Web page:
Is there a way how to offline safely synchronize directories between sd card on Android which is not rooted and PC with Ubuntu?

Safely = using secured connection between the devices (for example using ssh).

Offline = without Internet access, but the PC and smartphone are connected through LAN.

Synchronize directories = a process which transfers data between smartphone and PC in a way that at the end of the process, both devices contain exactly same data in selected directories (preferably, but not necessarily, excluding filtered files). The process is able to detect deleted data so it doesn't copy file which was originally on both devices and later deleted on one of them.

My systems

  • Android 6.0.1 (not rooted)
  • Xubuntu 18.04 64 bit PC

What I already tried/checked (without success)


Unison for Android

  • https://play.google.com/store/apps/details?id=com.nerdysoftware.unison
  • Not secure - from application description: "No SSH access is necessary - clients connect directly via socket. Because Unison clients connect to your device over a direct socket connection instead of over SSH, the server should only be run when your Android device is connected to a trusted network, like a home WiFi. Running the server on other networks could expose files on your device to untrusted parties."
  • Also seems to use older version of Unison (this application requires exactly same versions on server and client to allow data transfer).



  • https://play.google.com/store/apps/details?id=berserker.android.apps.sshdroid
  • For using SSH with another software (see bellow)
  • Cannot write/modify SD card using the ssh connection. I went to settings -> Applications -> SSHDroid -> Permissions: storage is enabled. There I opened context menu -> all permissions: reading SD card available. Modification/deleting data on SD card available. In other words, I checked the application has permission to modify the SD card: it has.

SSHFS with SSHHelper

SSHFS with SimpleSSHD

What I already tried (with mixed/partial success)

Combination: Unison (on PC) + some SSH server (Android) + SSHFS (on PC)

  • In case I could find working SSH server; use SSHFS to mount remote Android device locally and then use Unison for synchronization.
  • Results:
    • When the SSH is actually rw, then it works, but it's so slow that it's impractical - it must ask for every single file and directory over the network. Of course, other apps (like Unison) must do that too, but they don't ask for every single file sequentially (not: client send request for single file - latency - server checks and sends response - client receive response and go to next file).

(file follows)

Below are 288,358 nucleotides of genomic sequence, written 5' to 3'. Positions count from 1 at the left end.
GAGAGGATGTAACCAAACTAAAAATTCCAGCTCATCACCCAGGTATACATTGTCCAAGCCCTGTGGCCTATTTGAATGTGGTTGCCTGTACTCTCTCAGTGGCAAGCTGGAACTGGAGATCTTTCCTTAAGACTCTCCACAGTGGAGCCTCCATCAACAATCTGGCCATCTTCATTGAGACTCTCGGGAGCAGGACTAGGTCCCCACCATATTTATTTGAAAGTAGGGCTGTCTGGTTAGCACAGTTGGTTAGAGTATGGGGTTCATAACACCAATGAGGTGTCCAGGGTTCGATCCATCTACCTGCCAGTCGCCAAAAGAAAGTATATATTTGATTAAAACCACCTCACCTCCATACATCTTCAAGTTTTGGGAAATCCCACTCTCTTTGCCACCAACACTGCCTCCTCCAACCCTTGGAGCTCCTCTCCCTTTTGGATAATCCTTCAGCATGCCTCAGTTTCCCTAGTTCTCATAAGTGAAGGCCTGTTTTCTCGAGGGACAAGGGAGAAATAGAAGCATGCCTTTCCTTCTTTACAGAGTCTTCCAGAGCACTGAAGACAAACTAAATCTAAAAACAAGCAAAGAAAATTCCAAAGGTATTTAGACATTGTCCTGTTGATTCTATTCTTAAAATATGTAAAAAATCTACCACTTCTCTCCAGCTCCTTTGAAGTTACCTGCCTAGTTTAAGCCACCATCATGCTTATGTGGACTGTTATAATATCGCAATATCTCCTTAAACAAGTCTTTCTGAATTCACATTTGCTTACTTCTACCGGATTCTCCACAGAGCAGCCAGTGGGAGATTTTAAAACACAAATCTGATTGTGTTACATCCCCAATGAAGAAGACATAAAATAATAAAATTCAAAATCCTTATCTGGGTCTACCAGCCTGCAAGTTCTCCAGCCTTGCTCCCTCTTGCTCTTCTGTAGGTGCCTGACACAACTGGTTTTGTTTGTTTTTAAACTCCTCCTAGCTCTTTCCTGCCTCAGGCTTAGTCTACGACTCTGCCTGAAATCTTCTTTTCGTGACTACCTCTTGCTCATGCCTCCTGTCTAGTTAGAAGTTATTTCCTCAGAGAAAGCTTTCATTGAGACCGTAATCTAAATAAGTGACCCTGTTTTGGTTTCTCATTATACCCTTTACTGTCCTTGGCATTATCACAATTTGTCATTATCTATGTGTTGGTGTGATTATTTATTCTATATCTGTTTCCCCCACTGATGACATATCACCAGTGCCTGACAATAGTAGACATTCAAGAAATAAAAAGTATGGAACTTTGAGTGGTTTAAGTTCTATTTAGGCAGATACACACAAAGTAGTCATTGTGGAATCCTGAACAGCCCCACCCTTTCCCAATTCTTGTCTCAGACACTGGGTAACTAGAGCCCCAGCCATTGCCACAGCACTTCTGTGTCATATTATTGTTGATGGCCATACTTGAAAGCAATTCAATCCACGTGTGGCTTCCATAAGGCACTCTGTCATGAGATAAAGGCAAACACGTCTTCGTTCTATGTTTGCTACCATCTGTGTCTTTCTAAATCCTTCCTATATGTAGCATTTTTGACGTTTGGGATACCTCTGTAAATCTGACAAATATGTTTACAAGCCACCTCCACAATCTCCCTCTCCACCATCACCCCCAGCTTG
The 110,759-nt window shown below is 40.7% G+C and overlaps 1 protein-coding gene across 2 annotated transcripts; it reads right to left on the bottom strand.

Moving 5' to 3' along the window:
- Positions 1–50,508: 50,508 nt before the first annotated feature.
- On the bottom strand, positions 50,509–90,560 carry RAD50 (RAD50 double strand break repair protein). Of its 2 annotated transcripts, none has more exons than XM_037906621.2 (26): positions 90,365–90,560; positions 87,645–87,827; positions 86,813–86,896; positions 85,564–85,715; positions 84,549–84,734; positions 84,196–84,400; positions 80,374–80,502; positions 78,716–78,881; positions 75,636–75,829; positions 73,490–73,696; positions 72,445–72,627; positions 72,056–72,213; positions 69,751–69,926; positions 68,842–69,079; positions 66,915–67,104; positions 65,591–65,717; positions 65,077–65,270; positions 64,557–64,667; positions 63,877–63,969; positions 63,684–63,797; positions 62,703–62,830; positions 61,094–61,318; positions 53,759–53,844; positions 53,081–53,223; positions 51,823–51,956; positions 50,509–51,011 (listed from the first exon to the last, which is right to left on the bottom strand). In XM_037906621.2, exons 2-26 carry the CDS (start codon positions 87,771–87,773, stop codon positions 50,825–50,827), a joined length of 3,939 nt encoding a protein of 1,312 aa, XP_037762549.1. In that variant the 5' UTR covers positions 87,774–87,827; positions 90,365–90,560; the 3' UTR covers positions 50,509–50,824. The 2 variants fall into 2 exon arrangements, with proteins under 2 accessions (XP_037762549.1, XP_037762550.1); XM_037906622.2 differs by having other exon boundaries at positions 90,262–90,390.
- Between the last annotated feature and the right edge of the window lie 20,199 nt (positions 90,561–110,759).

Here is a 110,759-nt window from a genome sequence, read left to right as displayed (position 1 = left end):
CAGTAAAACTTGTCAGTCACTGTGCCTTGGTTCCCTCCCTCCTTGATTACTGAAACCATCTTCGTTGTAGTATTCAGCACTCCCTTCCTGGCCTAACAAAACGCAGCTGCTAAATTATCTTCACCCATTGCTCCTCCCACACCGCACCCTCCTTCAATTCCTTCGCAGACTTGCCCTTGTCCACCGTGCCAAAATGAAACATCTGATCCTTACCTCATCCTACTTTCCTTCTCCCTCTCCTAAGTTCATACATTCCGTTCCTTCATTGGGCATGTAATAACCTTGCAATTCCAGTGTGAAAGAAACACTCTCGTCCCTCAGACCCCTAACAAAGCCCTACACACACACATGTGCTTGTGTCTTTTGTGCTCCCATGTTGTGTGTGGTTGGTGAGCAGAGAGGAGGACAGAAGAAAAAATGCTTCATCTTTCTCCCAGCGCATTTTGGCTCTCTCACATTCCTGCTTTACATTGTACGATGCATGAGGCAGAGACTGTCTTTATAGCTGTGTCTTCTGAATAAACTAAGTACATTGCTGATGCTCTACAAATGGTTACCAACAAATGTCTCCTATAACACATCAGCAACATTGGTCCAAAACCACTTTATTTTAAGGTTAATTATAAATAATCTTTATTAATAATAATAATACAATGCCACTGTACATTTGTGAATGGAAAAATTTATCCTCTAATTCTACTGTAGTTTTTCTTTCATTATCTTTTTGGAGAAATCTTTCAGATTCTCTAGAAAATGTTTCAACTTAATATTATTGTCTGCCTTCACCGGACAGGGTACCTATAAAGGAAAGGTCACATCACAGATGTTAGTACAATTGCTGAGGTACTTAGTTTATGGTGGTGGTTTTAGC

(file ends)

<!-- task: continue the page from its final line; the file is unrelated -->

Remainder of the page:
• Unison requires permission to rename files; it always creates temporary files and directories and when everything is downloaded and double-checked, then old files (if any) are deleted and new files renamed. So if renaming is not allowed, it doesn't work.

SSH/SFTP Server - Terminal

  • https://play.google.com/store/apps/details?id=net.xnano.android.sshserver
  • This actually works but has two problems;
    • It requires entering password several (>10) times when mounted as sshfs (I tried trivial one and and made sure it's not typo) and doesn't support ssh keys. I was able to solve this problem with a hack: zenity --password | sshfs user@host:/ "$PWD/data" -o reconnect,password_stdin, but I'm not sure how secure it is.
    • This ssh is unbelievably slow. Much slower when compared with SSHDroid and SSHHelper (not only with sshfs, but also when I simply connect using ssh and terminal; typing and responses are really, really slow). Maximum speed is 2 MB/s, but most of the time it's ~500kB/s.
    • Cannot rename files (permission error) so it makes it unusable with Unison (on PC).


  • https://play.google.com/store/apps/details?id=com.nutomic.syncthingandroid
  • Problem: cannot modify SD card (on non-rooted systems) and devs are not going to fix this anytime soon.
  • The only solution is to use obscure, hard-to-reach deep directory structure: /storage/XXXX-XXXX/Android/data/com.nutomic.syncthingandroid/files.
  • But for this particular directory, it works. It's speed is about 5 - 10 MB/s and I suspect that it's being throttled down by SD card itself (or Android). For now, I'm using this solution, but the directory is really inconvenient.
  • Smaller problems:
    • It doesn't support following symlinks and until someone (other than current devs) implement it, it's not going to be supported.

What problem I'm trying to solve

I "just" want to synchronize data on file level (some pdfs, images, etc.) between my PC and Android smartphone. I use multiple devices (desktop, laptop, etc.) and use Unison (note: I do not insist on this app) to synchronize data between them. Because I switch environment quite offten, I need it to work on one button press and to be fast as possible (which, for example, Unison does greatly). Because I work on different environments, I need to cover my cases: sometimes I'm without Internet access. Other times I'm connected to untrusted network.

This is also reason why I cannot use cloud (like Dropbox): it's slower than two devices communicating directly and sometimes I'm without Internet connection so I cannot synchronize even when the devices are connected on same network.

The reason why I want to sync with SD card is simply because it has bigger capacity so my files fits.

  • 1
    Upvoted for thorough spade work :) Welcome to our site
    – beeshyams
    Commented Nov 3, 2018 at 18:48
  • 1
    Not tried, but maybe installing Nextcloud on your Linux machine and the Nextcloud app on your Android device? Nextcloud comes with a sync client AFAIK. Alternatively, if Playstore is acceptable, FolderSync works via SFTP (ie. SSH) and wouldn't require additional software on your Linux machine.
    – Izzy
    Commented Nov 3, 2018 at 20:23
  • 1